Castlevania is not without it’s flaws though and the 1st one that stuck out like a Giraffe in a Koala club is the terrible fixed camera angles. Considering how gorgeously presented the environments are and how much time and effort has gone into the world itself, I can understand why they have opted this way to show off the artistry that this team is capable of but when combat is involved, it sucks to get killed by a monster that’s off screen and, therefore, bloody hard to dodge an incoming attack from. And these cameras also make some of the platforming sections a right bastard to navigate, making a simple jump to a ledge seem completely impossible. Usually after a few deaths, you will find the answer is something the game could have made a bit clearer quite easily.

Now, for the hardcore Castlevania nuts out there like myself who want to know if they will get their nerd-gasm on with this addition to the saga…. no you won’t. There’s only one song from the old (and freaking awesome) soundtrack, but it is used very well, and there is a few inconsistencies with this game to the old ones. The big one being that Dracula is nowhere to be found so you don’t actually go to Dracula’s castle either, which does make the title a tad strange since the blood suckers house is called Castlevania. When you finish this game, it does set itself up for a sequel that would appear to pull itself into the Castlevania lore, somewhat kicking and screaming but it has left me really wanting the continuation as soon as possible. A sequel has been hinted at already, thank god!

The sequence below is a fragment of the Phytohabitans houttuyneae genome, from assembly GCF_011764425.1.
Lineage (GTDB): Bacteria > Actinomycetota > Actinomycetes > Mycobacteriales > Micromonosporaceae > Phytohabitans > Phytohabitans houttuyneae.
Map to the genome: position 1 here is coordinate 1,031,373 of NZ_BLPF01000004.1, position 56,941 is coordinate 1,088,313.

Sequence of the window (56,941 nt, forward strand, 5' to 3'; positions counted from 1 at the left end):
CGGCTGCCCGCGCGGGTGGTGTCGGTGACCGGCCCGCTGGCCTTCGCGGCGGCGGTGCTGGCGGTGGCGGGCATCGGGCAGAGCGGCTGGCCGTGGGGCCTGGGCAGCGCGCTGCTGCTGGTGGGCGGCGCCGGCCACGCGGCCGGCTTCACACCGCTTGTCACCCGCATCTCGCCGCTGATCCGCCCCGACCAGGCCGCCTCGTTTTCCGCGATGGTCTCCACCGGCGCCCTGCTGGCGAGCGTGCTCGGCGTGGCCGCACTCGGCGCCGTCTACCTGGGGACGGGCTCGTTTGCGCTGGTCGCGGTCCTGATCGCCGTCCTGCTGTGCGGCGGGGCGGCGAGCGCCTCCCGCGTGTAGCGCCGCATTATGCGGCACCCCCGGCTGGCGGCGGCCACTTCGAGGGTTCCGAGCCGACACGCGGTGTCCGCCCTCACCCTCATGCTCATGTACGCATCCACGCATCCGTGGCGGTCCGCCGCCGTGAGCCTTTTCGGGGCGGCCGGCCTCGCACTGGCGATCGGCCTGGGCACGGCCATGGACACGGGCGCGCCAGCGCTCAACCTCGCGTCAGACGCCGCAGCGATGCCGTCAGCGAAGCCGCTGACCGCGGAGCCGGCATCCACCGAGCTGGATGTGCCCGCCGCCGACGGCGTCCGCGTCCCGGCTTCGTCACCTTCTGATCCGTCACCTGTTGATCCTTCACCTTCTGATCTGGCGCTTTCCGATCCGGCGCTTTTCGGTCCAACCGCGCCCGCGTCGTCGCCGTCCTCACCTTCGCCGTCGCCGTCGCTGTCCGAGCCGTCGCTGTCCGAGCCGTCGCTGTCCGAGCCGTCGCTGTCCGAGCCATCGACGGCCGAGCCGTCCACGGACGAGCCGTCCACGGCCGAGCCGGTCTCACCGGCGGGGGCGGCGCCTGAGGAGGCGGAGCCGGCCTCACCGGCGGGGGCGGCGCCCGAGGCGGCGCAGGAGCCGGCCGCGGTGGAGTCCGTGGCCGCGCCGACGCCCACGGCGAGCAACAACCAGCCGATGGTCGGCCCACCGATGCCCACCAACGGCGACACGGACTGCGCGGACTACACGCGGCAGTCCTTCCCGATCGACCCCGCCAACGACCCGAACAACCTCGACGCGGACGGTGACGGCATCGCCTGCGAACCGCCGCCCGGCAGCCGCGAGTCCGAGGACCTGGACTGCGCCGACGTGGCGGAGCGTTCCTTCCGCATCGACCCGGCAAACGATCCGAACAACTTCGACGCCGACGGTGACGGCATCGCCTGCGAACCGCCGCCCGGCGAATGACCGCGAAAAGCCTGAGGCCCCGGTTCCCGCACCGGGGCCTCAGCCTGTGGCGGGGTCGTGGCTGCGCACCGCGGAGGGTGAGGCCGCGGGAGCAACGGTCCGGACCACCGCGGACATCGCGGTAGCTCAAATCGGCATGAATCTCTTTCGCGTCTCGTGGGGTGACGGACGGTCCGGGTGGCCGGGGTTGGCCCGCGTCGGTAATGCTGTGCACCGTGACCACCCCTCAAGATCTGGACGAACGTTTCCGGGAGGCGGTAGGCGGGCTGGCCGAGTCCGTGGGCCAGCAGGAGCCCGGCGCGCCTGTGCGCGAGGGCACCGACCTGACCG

So the total package is a very theatrical ride through every magical and mythical monster’s lair you can imagine with fantastic combat and frustrating difficulty that’s easily blamed on bad camera angles. It takes the best and worst of many peers like Devil May Cry, God of War and Uncharted but has more substance to it’s art and story telling, which makes it more compelling than most games out there. At a pretty steady 18-20 hours long, it’s a game that won’t leave you feeling cheated out of your money and since it’s made by Konami, it won’t be around for long before they discontinue it in Australia so grab it soon!

– Stubby

  • . What was unforgivable was the camera, especially in the Titan Graveyard level. How do they expect you to randomly turn to the right in a black cave with no way of looking right? If you’ve played the level, you know what I mean.

  • Anonymous

    I found the camera to be a drag too at times especially as there was no way to look at things stationary from Gabriel’s perspective which I find a useful feature to have in games with platforming sections. However there was many moments I liked its dynamic perspective approach as I do tire of the traditional behind the person viewpoint.

    Still I forgive any of the games faults as I am utterly in love with everything about it, the music, adventure, puzzles, combat/beast riding systems and the DLC is simply amazing. I truly hope Capcom replies favourly to the fan’s cries of “please sir, can I have some more?”